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Lett v. Bayview Loan Servicing, LLC

United States District Court, M.D. Alabama, Northern Division

May 2, 2019

RICKEY LETT, Plaintiff,



         Pursuant to 28 U.S.C. § 636(b)(1) this case was referred to a United States Magistrate Judge for review and submission of a report with recommended findings of fact and conclusions of law. Doc. 4. Plaintiff Rickey Lett asserts a breach of contract claim against Defendant Bayview Loan Servicing, LLC. Doc. 1. Pending before the court is Defendant's Motion to Dismiss. Doc. 6. After careful consideration of the parties' submissions, the applicable law, and the record as a whole, the undersigned Magistrate Judge RECOMMENDS that the Motion to Dismiss (Doc. 6) be GRANTED.

         Additionally pending before the court are four Motions for Judgment on the Merits filed by Plaintiff. Docs. 15 & 17-19. The Magistrate Judge RECOMMENDS that those motions be DENIED.


         The court has subject matter jurisdiction over the claims in this lawsuit pursuant to 28 U.S.C. § 1332. The parties do not contest personal jurisdiction or that venue is proper in the Middle District of Alabama. The court finds adequate allegations to support both.


         Rickey Lett resides in Montgomery, Alabama. Doc. 1 at 1. Bayview Loan Servicing, LLC (hereinafter Bayview) is located in Coral Gables, Florida. Doc. 1 at 1. On January 18, 2006, Lett took out a mortgage from CitiFinancial Corporation LLC (“CitiFinancial”). Doc. 1 at 3. The “Disclosure Statement, Note and Security Agreement” Lett signed set his annual percentage rate at 11.75%. Doc. 1 at 3. In May 2017, Lett's mortgage account was transferred from CitiFinancial to Bayview. Doc. 1 at 3. From May 3, 2017 until August 31, 2018 Bayview charged Lett monthly interest at the rate of 11.292%. Doc. 1 at 3. This is 0.458% less than his stated annual percentage rate.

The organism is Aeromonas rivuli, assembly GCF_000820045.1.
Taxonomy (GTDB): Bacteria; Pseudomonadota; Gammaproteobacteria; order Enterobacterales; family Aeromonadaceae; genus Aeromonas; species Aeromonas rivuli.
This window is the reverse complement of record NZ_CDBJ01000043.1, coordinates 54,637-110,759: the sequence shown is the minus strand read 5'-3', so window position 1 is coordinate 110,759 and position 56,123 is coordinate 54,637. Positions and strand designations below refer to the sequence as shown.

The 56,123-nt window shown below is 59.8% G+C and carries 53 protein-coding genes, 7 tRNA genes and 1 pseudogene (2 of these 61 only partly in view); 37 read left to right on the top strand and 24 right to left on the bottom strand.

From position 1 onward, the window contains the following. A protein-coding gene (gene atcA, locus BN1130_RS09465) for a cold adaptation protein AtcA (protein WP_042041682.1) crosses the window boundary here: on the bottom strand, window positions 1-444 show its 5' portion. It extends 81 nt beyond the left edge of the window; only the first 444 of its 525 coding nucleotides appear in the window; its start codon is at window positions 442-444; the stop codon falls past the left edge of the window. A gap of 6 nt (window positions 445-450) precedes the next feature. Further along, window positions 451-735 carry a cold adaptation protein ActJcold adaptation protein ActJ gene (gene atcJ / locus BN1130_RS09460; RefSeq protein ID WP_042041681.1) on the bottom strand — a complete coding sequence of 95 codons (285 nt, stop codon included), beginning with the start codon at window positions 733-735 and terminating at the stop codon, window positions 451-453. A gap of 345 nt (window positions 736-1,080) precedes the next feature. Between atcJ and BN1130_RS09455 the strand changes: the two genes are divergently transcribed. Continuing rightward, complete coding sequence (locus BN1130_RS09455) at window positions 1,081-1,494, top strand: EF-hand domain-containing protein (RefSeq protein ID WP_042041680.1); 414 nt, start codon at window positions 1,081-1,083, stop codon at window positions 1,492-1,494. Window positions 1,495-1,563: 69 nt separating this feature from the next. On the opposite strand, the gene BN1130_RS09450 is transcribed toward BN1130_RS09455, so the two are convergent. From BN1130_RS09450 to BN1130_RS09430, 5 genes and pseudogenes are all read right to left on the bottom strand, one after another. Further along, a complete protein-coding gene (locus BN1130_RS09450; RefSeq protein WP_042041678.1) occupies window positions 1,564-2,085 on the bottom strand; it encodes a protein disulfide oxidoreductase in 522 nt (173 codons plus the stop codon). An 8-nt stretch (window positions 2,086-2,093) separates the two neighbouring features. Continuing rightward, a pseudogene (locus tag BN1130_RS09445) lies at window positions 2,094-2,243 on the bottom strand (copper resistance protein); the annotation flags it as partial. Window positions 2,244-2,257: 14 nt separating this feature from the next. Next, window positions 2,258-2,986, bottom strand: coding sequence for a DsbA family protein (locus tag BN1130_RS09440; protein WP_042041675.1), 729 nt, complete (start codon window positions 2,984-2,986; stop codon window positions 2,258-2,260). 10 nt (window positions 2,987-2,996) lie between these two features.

Lett alleges that Bayview owes him a duty to charge 11.75% interest each month, per the Disclosure Statement, Note and Security Agreement he signed with CitiFinancial in January 2006. Doc. 1 at 4. As a result of Bayview's breach of duty, Lett was denied financial rights to a contractual agreement (the Disclosure Statement, Note and Security Agreement). Doc. 1 at 4. Bayview deceived Lett by charging him 11.292% interest each month, as opposed to the agreed upon 11.75%. Doc.1 at 4. Lett additionally alleges that he suffered a pattern of illegal extortion in his house payments from May 3, 2017 to August 31, 2018. Doc. 1 at 4. Lett made all relevant payments in a timely manner, as required by his contract with Bayview. Doc. 1 at 4. He claims that he suffered damages, loss of money, time, opportunity, and a host of other losses. Doc. 1 at 5.